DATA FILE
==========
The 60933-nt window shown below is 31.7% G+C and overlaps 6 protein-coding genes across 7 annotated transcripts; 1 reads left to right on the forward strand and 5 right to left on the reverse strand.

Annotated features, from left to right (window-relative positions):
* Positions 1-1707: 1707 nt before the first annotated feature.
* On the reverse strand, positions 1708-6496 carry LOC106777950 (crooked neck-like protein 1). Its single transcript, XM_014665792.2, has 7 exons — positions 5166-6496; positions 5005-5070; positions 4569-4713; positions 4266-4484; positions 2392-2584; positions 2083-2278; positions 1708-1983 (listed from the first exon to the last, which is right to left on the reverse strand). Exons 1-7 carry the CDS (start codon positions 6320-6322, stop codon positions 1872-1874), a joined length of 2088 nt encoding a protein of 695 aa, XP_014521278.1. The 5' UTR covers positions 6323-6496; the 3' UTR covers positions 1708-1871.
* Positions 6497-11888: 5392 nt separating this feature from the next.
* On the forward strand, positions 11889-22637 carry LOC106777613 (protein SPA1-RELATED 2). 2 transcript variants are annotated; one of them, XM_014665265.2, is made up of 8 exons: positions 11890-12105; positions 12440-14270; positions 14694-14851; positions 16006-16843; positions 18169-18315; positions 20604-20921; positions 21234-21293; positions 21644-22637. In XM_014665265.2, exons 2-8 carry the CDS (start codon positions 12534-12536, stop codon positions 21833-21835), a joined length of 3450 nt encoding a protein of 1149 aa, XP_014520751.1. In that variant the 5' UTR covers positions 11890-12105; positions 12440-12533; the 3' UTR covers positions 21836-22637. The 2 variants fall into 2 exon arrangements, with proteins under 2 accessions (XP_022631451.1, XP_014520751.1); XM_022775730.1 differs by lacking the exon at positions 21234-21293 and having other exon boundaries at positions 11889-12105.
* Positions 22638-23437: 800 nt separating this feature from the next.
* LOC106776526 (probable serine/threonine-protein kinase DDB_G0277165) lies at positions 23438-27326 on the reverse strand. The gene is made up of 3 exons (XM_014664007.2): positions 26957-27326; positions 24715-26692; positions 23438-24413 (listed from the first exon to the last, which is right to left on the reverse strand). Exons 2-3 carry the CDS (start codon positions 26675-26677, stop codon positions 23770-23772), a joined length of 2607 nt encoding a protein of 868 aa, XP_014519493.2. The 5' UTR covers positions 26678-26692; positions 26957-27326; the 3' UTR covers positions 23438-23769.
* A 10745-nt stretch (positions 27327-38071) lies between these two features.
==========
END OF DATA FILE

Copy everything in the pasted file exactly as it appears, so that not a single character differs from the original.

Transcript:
The 60933-nt window shown below is 31.7% G+C and overlaps 6 protein-coding genes across 7 annotated transcripts; 1 reads left to right on the forward strand and 5 right to left on the reverse strand.

Annotated features, from left to right (window-relative positions):
* Positions 1-1707: 1707 nt before the first annotated feature.
* On the reverse strand, positions 1708-6496 carry LOC106777950 (crooked neck-like protein 1). Its single transcript, XM_014665792.2, has 7 exons — positions 5166-6496; positions 5005-5070; positions 4569-4713; positions 4266-4484; positions 2392-2584; positions 2083-2278; positions 1708-1983 (listed from the first exon to the last, which is right to left on the reverse strand). Exons 1-7 carry the CDS (start codon positions 6320-6322, stop codon positions 1872-1874), a joined length of 2088 nt encoding a protein of 695 aa, XP_014521278.1. The 5' UTR covers positions 6323-6496; the 3' UTR covers positions 1708-1871.
* Positions 6497-11888: 5392 nt separating this feature from the next.
* On the forward strand, positions 11889-22637 carry LOC106777613 (protein SPA1-RELATED 2). 2 transcript variants are annotated; one of them, XM_014665265.2, is made up of 8 exons: positions 11890-12105; positions 12440-14270; positions 14694-14851; positions 16006-16843; positions 18169-18315; positions 20604-20921; positions 21234-21293; positions 21644-22637. In XM_014665265.2, exons 2-8 carry the CDS (start codon positions 12534-12536, stop codon positions 21833-21835), a joined length of 3450 nt encoding a protein of 1149 aa, XP_014520751.1. In that variant the 5' UTR covers positions 11890-12105; positions 12440-12533; the 3' UTR covers positions 21836-22637. The 2 variants fall into 2 exon arrangements, with proteins under 2 accessions (XP_022631451.1, XP_014520751.1); XM_022775730.1 differs by lacking the exon at positions 21234-21293 and having other exon boundaries at positions 11889-12105.
* Positions 22638-23437: 800 nt separating this feature from the next.
* LOC106776526 (probable serine/threonine-protein kinase DDB_G0277165) lies at positions 23438-27326 on the reverse strand. The gene is made up of 3 exons (XM_014664007.2): positions 26957-27326; positions 24715-26692; positions 23438-24413 (listed from the first exon to the last, which is right to left on the reverse strand). Exons 2-3 carry the CDS (start codon positions 26675-26677, stop codon positions 23770-23772), a joined length of 2607 nt encoding a protein of 868 aa, XP_014519493.2. The 5' UTR covers positions 26678-26692; positions 26957-27326; the 3' UTR covers positions 23438-23769.
* A 10745-nt stretch (positions 27327-38071) lies between these two features.